August marks the 100th Anniversary of the ratification of the 19th Amendment, which guaranteed women the right to vote. While we couldn’t commemorate this historic anniversary with a big parade or together in person,
The Policy Circle hosted an EqualiTEA.
Joined by a phenomenal group of speakers, The Policy Circle celebrated the fight to win the vote for women with insightful conversations about the history of the women’s suffrage movement, the role of women in the media and the journey for women elected officials. Watch the experience:
Suffragettes held “EqualiTea” – not unlike Circle meetings – to learn about the movement, organize and discuss their plan of action to gain the vote for women. Thanks to the hard-fought battle by suffragists, for 100 years now, the 19th Amendment has guaranteed and protected women’s constitutional right to vote. We’ve come a long way, but there are still improvements to be made for women to be better represented in politics, business and in the media:
- Though women make up 51 percent of voters, they comprise a significantly smaller portion of U.S. elected offices. Out of the 11,000 people who have served in Congress, only 358, less than one half of one percent, are women. Five states have never sent a woman to represent them in the U.S. House, and 21 states have never been represented by a female in the Senate. In 23 states, no woman has ever been elected governor. In 7 states, women comprise less than 20% of the legislature.
- Clorox just named Linda Rendle as their new CEO, bringing the number of Fortune 500 CEOs to 38. Record-setting, but with a global pandemic, women have recently been hit especially hard by unemployment and the stresses of an economic crisis. Early estimates suggest that around the world, women’s jobs are 1.8 times as likely to be cut in this recession than jobs held by men.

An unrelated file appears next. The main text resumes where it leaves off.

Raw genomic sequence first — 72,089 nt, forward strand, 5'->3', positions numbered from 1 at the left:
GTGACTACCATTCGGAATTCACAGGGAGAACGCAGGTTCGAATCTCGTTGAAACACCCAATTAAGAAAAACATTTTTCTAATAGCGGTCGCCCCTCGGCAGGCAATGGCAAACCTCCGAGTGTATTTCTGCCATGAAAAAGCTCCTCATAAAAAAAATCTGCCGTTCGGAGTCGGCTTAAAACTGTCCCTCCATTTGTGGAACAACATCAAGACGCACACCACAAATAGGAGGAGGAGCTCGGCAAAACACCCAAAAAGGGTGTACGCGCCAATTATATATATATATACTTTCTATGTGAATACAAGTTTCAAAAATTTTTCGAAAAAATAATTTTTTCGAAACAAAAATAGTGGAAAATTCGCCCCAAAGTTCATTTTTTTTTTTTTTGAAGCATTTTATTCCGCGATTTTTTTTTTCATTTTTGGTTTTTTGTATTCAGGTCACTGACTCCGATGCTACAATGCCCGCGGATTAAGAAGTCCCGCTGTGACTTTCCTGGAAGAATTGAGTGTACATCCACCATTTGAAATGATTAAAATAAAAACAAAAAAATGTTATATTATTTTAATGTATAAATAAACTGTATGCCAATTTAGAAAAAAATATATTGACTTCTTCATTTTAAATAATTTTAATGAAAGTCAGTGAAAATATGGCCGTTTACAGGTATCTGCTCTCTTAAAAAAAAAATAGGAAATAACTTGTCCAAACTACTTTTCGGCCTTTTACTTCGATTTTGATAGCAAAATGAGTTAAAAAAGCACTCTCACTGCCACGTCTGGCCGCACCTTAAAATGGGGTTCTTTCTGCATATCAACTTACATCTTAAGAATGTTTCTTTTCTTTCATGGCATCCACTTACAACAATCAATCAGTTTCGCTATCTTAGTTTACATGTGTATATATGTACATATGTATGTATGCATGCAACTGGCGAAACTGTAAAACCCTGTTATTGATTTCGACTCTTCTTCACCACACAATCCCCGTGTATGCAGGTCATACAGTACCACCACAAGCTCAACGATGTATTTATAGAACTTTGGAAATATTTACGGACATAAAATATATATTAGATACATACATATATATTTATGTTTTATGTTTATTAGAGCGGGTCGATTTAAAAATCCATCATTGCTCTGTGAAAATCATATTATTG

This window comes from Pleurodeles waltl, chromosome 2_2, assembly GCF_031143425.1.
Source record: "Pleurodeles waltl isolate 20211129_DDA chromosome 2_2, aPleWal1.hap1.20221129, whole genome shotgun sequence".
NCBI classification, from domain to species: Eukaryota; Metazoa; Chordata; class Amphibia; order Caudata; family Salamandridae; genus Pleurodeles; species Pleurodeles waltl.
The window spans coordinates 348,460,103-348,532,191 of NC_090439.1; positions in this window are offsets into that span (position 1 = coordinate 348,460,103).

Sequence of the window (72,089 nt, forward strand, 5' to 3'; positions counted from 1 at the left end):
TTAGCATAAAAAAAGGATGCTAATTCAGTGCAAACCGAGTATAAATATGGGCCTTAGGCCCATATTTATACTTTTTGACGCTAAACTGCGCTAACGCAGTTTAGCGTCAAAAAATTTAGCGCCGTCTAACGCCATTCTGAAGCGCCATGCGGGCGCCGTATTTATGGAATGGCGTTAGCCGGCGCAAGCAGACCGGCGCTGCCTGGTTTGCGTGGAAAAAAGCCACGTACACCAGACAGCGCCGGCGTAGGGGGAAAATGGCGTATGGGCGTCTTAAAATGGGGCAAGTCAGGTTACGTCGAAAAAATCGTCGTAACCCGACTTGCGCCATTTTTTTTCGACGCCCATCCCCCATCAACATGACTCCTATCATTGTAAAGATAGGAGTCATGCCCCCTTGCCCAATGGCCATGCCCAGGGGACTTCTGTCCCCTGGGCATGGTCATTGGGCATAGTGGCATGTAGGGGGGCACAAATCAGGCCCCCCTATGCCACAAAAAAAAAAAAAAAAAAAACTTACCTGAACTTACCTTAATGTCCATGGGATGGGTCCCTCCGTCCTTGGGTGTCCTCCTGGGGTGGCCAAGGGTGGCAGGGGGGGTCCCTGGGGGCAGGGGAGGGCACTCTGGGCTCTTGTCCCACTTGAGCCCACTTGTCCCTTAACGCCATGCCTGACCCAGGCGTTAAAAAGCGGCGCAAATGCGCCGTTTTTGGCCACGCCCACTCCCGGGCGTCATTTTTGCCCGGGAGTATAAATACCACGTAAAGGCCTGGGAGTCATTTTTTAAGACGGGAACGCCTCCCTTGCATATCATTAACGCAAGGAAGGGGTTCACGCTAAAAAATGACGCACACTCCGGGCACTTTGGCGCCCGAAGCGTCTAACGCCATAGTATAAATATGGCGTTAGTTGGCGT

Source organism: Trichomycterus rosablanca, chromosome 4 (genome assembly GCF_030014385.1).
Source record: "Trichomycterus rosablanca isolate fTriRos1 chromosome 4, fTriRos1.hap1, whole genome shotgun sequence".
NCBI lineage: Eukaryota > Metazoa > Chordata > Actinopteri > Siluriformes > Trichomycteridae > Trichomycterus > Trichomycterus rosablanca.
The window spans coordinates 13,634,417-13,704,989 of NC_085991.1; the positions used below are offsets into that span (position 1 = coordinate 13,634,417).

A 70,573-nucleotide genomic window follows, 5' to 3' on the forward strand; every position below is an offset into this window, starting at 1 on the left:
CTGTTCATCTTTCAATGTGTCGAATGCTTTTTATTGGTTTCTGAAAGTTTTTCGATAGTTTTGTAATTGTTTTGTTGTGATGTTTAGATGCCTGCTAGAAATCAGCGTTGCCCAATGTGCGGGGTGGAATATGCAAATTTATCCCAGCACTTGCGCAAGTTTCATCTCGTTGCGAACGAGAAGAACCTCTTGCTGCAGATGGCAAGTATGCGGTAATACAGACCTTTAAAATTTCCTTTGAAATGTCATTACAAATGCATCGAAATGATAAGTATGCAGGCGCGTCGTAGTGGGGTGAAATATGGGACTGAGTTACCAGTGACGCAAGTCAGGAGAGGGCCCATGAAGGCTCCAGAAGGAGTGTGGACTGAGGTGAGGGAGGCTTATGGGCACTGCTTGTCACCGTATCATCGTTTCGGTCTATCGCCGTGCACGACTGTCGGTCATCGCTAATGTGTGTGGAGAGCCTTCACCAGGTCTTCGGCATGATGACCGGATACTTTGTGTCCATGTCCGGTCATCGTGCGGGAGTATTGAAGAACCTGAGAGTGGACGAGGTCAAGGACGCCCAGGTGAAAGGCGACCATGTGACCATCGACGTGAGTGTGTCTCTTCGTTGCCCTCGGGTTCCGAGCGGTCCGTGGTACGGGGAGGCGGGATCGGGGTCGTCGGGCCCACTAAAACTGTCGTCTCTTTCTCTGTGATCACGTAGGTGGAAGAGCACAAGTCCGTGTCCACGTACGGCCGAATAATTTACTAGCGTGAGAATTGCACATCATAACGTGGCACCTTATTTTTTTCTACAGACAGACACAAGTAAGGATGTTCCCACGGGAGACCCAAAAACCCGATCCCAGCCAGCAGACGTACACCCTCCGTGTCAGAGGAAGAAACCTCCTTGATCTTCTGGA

- In a 2015 report, women made up only 19 percent of experts featured in news stories and 37 percent of reporters telling stories globally. Some news organizations are stepping in to change how women are represented and covered in the media.
The Policy Circle’s mission to inform, inspire and build civic leaders helps promote greater knowledge and understanding about the role and influence of women in American politics – bringing focus to expanding the diversity of women in public service.
Expand Your Experience
Want to take a deeper dive into the history of the suffrage movement? Click below for additional ideas and resources on how to celebrate this important milestone for women, and check out our election series for more on preparing for the 2020 election.
Policy Briefs to Explore:
Resources to Commemorate the Anniversary:
Films and Videos to Watch, Music and Podcasts to Enjoy:
Books to explore with the Whole Family:
Thank You to Our Network Partners:
The Policy Circle is a 501(c)(3), nonpartisan organization that provides pathways for women to become courageous, knowledgeable and active citizens who identify and take ownership of local solutions to the issues facing their communities. Please consider supporting our mission and developing your own leadership skills by becoming a financial supporter.